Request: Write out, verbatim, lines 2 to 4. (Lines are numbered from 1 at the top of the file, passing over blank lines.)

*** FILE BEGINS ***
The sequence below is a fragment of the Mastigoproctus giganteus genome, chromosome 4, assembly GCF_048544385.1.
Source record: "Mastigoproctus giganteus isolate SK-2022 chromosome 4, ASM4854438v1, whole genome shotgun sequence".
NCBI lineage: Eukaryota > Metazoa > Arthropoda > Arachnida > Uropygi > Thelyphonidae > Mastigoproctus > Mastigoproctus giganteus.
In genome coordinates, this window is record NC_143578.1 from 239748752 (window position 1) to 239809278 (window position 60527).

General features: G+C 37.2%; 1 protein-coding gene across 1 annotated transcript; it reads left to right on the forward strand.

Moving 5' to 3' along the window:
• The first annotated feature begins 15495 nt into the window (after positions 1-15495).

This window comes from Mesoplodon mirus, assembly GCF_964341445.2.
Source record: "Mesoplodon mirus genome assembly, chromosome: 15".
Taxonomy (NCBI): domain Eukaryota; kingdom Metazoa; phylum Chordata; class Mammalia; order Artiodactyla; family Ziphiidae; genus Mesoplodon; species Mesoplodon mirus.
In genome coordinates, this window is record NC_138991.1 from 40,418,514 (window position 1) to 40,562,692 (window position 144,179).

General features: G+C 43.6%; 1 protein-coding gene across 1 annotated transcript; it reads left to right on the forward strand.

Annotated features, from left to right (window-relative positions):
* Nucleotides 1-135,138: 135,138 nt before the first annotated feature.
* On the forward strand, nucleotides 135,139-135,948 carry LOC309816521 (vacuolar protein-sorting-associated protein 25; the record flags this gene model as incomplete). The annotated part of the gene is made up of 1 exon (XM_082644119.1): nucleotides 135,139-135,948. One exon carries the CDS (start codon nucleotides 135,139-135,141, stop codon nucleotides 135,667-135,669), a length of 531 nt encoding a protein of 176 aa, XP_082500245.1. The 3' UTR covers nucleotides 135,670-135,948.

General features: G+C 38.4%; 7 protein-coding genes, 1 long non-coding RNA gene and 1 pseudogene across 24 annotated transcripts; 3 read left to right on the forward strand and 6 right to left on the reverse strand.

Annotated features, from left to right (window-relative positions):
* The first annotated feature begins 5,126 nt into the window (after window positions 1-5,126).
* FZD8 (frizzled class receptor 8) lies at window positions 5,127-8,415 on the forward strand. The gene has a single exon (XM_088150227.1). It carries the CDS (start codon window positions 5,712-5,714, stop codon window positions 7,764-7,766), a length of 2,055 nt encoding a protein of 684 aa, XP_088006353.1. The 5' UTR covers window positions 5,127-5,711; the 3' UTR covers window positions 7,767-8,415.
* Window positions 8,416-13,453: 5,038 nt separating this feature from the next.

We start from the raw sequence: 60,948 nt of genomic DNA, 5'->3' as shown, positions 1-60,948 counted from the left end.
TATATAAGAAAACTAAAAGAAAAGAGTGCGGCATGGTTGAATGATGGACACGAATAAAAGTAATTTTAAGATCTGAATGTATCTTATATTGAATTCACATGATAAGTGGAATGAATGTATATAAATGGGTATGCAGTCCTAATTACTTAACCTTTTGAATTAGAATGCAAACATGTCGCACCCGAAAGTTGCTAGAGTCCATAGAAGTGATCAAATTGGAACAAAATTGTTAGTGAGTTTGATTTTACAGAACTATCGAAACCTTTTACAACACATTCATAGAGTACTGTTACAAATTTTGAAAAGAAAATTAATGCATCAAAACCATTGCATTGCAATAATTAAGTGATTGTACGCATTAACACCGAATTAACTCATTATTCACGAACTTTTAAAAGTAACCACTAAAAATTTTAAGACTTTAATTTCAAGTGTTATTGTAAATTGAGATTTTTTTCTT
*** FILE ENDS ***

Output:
Source record: "Mastigoproctus giganteus isolate SK-2022 chromosome 4, ASM4854438v1, whole genome shotgun sequence".
NCBI lineage: Eukaryota > Metazoa > Arthropoda > Arachnida > Uropygi > Thelyphonidae > Mastigoproctus > Mastigoproctus giganteus.
In genome coordinates, this window is record NC_143578.1 from 239748752 (window position 1) to 239809278 (window position 60527).